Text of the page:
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On this date in 1933, James Brown was born. He was a Black singer, producer, and entertainer.
Born in Barnwell, S.C., Brown was raised in poverty 40 miles away in Augusta, GA; his heritage included the Native American Apache tribe. As a child, he picked cotton, danced for spare change, and shined shoes. At 16, he was caught shoplifting, convicted, and landed in reform school for three years. While there, he met Bobby Byrd, leader of a gospel group that performed at the prison. After his release, Brown tried his hand at semi-pro boxing and baseball. A career-ending leg injury inspired him to pursue music full-time.
In 1953, Brown joined Byrd’s group, the Gospel Starlighters. Soon they changed their focus to R&B and their name to the Famous Flames; Brown became the focal point of the act. Two years later, they recorded "Please Please Please" at the studio of WIBB radio in Macon, GA. In 1956, it reached #6 on the R&B charts.
Brown had his first #1 hit two years later, "Try Me." It was the best-selling R&B single of 1958. This was followed by "Night Train" (1962) and "Prisoner of Love" (1963). That same year he came out with the album, "James Brown's 'Live at the Apollo, Vol. 1.'" In 1965, Brown released "Papa's Got a Brand New Bag" and "I Got You (I Feel Good)." That was followed by "It's A Man's Man's Man's World" (1966) and "Cold Sweat" (1967). In 1969, Brown released "Give It Up or Turn it Loose," "The Popcorn," and "Mother Popcorn." Brown released "Ain't It Funky Now (Part 1)" in 1970, and "Get Up I Feel Like Being Like a Sex..."
In 1971, Brown hit #15 with "Hot Pants." That same year, Brown signed with Polydor Records. One year later, his song "Get On the Good Foot" topped the R&B chart for a month and peaked at #18 in the pop Top Forty. Also, at this time, he began calling himself "the Godfather of Soul." In 1974, "The Payback," the most successful of his albums of the 1970s, was released. In 1980, Brown had an unforgettable cameo role in “The Blues Brothers.” In 1986, "Living in America," the theme song from Rocky IV, reached #4 on Billboard's Hot 100 chart. Later that year, he was inducted into the Rock and Roll Hall of Fame.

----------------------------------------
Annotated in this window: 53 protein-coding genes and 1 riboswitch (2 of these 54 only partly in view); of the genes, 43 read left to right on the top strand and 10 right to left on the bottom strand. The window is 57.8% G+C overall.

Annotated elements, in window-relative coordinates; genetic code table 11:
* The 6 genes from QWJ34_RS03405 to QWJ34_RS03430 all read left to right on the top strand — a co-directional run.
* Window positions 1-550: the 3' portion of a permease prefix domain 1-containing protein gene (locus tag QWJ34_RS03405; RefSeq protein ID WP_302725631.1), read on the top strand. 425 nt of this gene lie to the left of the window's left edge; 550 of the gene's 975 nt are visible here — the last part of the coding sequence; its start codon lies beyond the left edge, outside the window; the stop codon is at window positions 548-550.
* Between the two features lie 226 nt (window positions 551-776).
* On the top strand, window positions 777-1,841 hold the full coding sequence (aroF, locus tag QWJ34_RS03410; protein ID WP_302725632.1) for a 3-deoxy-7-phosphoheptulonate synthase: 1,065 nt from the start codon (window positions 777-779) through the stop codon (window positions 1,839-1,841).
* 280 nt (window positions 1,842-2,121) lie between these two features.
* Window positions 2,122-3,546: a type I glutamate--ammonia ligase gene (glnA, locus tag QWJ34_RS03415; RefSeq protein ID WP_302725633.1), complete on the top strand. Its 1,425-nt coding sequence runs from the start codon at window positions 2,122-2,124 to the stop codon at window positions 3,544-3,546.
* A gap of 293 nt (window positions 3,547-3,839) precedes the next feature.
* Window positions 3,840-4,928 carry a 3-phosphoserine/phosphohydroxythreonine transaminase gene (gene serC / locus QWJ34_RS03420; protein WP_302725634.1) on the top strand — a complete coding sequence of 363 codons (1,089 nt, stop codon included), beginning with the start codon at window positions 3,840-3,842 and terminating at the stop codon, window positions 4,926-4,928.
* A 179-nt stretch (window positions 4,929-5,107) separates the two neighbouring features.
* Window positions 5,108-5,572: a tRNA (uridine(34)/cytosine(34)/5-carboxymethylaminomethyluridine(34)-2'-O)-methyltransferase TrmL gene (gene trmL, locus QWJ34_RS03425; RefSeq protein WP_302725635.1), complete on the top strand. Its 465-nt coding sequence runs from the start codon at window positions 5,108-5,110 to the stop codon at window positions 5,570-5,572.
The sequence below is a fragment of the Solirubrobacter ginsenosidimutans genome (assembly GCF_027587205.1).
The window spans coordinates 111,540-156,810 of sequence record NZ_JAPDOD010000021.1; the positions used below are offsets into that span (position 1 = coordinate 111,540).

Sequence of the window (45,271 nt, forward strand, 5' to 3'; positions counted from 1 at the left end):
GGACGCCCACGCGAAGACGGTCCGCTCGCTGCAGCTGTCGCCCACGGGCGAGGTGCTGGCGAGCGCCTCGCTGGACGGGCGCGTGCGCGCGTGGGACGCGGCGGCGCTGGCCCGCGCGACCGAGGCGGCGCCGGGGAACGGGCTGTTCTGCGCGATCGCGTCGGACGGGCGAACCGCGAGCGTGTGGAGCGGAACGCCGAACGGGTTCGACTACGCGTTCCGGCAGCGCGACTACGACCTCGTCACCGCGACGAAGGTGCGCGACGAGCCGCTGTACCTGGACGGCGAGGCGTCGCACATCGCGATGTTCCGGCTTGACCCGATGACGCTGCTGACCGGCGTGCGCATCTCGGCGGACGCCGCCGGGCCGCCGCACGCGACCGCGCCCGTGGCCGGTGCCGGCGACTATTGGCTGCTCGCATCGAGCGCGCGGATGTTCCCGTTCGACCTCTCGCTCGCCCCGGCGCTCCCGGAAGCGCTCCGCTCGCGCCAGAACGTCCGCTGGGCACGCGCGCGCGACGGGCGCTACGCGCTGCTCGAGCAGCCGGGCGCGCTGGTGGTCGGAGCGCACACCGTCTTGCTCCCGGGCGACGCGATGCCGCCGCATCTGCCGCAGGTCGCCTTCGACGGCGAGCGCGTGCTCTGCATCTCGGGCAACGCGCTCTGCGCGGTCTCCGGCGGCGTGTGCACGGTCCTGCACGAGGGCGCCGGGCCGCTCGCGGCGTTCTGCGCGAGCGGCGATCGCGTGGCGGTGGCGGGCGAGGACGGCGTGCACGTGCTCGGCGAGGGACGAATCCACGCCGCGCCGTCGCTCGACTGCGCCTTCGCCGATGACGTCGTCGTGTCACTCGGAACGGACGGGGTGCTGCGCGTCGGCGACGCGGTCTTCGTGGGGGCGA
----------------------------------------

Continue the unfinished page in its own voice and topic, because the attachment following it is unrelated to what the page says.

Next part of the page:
Brown’s life took a disappointing turn in 1988. He was sentenced to a six-year prison term after a year of arrests on various assault, drug possession, and vehicular charges. He was released on parole in 1991. One year later, Brown received a Lifetime Achievement Award at the 34th annual Grammy Awards. In 1993, he received a Lifetime Achievement Award at the Rhythm & Blues Foundation Pioneer Awards.
In 2006, Brown was hospitalized with pneumonia at Emory Crawford Long Hospital and died on Christmas Day that same year.
Heart & Soul
A Celebration of Black Music Style in America 1930-1975
by Merlis Davin Seay, Forward by Etta James
Copyright 2002, Billboard Books
Image: Getty Images